Myanmar: tens of thousands protest against coup despite internet blackout

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Tens of thousands of people took to the streets in Myanmar on Saturday in the first major demonstration since the military seized power, despite a nationwide internet blackout imposed to stifle dissent.

In the main city Yangon, protesters chanted “down with the military dictatorship” and carried images of the ousted leaders Aung San Suu Kyi and Win Myint, whose party won a landslide election in November. The military detained both in raids early on Monday morning and they have not been seen in public since.

“Tell the world what has happened here,” one of the protesters said. “The world needs to know.”

The military shut down the internet across the country in an attempt to stop the protests. The NetBlocks Internet Observatory reported that connectivity had fallen to 16% of ordinary levels by early afternoon. The military had already blocked Facebook, Twitter and Instagram.

Myanmar’s military has shown that it believes it can “shut the world out and do whatever it wants,” said Phil Robertson, the deputy director of Human Rights Watch’s Asia division.

“They’re going to pull down the shutters and intimidate, arrest and abuse everybody who is daring to speak up. The question is how long people are able to do this and whether there will be any splits in ranks within the police or the military.”

The state-run broadcaster MRTV played scenes praising the military all day on Saturday, according to Reuters.

Despite the internet blackout, several thousand demonstrators gathered near Yangon University. Many wore red headbands, the colour of the National League for Democracy, and raised their hands in a three-finger salute, a gesture also used by Thai pro-democracy protesters which symbolises resistance.

“I always disliked the military but now I’m absolutely disgusted by them,” Maea, 30, said.

Lines of riot police blocked nearby roads, and two water cannon trucks were parked nearby. Some protesters later dispersed, but others remained at the scene. According to Agence France-Presse, as of early evening, no clashes had occurred.

At least two other groups of demonstrators marched through other parts of Myanmar’s main city, and AFP reported that as many as 2,000 people were marching further north in Mandalay.

Saturday’s protests were the biggest since the military seized power last week, prompting fury in the country and a flood of international condemnation. Myanmar spent about five decades under repressive military regimes before making the transition to a more democratic system in 2011.

“This is unacceptable and immoral and we need to let them know. We need more people to join us,” said, Sai 28.

Passersby cheered the protesters, with drivers flashing a three-finger salute in solidarity and blasting out a song that became an anthem during the country’s 1988 pro-democracy uprising, which was brutally put down by the military.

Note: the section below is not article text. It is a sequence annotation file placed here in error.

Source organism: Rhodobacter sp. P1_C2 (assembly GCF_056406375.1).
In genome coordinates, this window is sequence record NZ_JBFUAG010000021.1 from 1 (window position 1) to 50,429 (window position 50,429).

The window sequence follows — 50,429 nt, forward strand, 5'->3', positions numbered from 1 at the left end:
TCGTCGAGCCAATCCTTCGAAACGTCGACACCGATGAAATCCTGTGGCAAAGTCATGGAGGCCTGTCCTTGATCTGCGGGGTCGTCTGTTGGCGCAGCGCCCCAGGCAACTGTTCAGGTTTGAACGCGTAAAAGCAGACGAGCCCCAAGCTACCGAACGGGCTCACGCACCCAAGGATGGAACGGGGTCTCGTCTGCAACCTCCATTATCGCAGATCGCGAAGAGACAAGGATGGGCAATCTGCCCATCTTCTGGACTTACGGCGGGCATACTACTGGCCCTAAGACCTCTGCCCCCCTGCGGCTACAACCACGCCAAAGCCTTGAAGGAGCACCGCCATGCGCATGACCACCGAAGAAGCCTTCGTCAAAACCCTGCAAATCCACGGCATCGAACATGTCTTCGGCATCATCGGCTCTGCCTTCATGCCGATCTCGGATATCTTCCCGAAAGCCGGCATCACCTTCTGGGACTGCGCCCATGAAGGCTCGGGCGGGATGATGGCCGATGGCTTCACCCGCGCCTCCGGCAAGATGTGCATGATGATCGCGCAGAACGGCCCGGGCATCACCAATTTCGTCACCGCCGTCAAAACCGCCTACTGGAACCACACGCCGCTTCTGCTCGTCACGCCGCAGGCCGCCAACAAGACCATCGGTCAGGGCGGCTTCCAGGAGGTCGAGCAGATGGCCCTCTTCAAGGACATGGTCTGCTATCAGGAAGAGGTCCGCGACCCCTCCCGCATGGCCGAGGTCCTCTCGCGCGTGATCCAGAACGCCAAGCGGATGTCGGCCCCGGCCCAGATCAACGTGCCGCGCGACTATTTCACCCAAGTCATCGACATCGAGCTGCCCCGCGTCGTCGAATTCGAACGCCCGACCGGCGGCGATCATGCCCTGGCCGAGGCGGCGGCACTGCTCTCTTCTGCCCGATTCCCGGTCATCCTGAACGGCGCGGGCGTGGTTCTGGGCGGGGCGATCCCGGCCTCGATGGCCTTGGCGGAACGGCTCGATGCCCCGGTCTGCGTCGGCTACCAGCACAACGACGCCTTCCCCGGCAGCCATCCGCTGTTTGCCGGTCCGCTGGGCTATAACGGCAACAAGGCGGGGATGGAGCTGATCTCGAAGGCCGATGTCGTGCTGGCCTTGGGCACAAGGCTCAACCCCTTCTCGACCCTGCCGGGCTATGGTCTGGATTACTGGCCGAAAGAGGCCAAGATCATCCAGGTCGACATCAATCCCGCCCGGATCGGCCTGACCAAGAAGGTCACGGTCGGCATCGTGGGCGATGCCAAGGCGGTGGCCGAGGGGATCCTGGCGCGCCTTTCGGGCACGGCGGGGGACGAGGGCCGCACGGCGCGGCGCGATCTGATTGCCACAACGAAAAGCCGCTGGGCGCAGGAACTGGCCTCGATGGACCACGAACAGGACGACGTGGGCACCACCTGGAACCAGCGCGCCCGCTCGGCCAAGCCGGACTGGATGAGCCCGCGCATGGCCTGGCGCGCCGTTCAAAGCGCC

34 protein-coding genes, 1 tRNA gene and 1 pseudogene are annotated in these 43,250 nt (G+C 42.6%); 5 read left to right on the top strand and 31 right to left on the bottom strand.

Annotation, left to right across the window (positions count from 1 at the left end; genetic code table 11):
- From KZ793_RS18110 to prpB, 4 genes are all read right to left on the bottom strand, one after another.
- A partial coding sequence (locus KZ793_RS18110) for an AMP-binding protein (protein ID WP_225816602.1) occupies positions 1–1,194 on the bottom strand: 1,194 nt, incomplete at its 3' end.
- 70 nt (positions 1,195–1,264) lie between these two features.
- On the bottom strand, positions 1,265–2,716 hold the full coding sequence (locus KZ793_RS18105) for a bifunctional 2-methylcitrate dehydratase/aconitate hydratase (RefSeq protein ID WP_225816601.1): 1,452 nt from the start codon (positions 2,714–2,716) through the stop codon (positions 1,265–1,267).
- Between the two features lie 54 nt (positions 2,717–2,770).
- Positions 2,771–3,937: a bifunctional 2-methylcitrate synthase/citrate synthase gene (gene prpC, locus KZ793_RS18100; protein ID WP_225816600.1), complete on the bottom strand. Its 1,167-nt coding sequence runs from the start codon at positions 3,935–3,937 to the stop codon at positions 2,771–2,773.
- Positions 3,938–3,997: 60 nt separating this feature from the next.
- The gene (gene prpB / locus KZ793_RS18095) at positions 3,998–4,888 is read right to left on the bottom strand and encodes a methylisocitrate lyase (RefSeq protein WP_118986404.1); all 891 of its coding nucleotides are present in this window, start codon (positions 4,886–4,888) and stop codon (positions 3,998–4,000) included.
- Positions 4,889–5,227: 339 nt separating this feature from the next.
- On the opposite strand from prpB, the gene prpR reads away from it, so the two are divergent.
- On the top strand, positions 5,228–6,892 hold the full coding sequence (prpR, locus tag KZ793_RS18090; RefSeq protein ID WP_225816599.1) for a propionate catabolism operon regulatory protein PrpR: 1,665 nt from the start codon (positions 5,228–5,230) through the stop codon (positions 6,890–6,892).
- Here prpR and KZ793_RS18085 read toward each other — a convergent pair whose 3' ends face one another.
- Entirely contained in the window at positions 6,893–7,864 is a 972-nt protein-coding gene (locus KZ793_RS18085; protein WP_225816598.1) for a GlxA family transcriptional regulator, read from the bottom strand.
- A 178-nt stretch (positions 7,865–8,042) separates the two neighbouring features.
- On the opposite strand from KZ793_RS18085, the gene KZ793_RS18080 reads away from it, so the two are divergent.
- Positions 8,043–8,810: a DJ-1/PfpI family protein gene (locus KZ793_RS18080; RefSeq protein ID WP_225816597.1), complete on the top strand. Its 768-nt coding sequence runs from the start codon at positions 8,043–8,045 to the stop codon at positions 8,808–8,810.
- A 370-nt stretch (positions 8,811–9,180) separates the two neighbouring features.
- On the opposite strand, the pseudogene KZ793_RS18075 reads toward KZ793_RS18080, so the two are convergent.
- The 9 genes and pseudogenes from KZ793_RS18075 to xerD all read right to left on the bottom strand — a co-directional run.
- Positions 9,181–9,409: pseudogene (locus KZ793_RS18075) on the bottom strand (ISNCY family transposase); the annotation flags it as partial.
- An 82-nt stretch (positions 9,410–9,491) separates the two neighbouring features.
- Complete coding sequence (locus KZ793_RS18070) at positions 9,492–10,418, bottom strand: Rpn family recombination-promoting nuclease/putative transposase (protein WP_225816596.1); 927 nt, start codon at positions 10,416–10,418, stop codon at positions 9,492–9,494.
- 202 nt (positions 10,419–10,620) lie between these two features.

A civil disobedience campaign has grown in recent days, with many doctors and teachers refusing to work. Every evening at about 8pm the sound of clanging metal rings out across Yangon as residents bang pots and pans in solidarity.

The army has justified its takeover by accusing the NLD of widespread fraud in November’s election, but has not provided credible evidence. The NLD won 396 of 476 seats, an even stronger performance than in the historic 2015 election, when the country held its first free vote in decades.

The military-backed Union Solidarity and Development party suffered a humiliating defeat, taking just 33 seats.

Aung San Suu Kyi, who previously spent 15 years in detention campaigning against military rule and remains hugely popular in the country, has been charged with illegally importing six walkie-talkies. President Win Myint is accused of flouting Covid-19 restrictions. Sean Turnell, an Australian economic adviser to Aung San Suu Kyi, said in a message to Reuters on Saturday morning that he was also being detained.

The UN security council released a statement last week that expressed deep concern at the arbitrary detentions, and the US has threatened sanctions.

The US introduced targeted sanctions against the commander-in-chief, Min Aung Hlaing, who now leads the country, in 2019 in response to the army’s brutal crackdown against the Rohingya people. UN investigators said the military operation included mass killings, gang rapes and widespread arson, and was executed with “genocidal intent”.

Moe Thuzar, the co-coordinator of the Myanmar Studies Programme at ISEAS-Yusof Ishak Institute in Singapore, said more general sanctions risked hitting the public. “Past experience has shown all of us that sanctions didn’t hurt the people against whom they were intended primarily, but really set back the country’s development and just created even more socio-economic disparities,” she said.

It is possible that countries with economic ties to Myanmar, such as Japan, could negotiate with the military, focusing on protecting the immediate needs of the people, such as the Covid-19 vaccination programme, Thuzar added.

Myanmar civil society organisations urged internet providers and mobile networks not to comply with the junta’s orders to restrict the internet, accusing them of “legitimising the military’s authority”.

The Norwegian mobile network provider Telenor ASA said it had stressed to the authorities that access to telecom services should be maintained, but that it was bound by local law and its first priority was the safety of its local workers.

The UN human rights office said on Saturday that “internet and communication services must be fully restored to ensure freedom of expression and access to information”.

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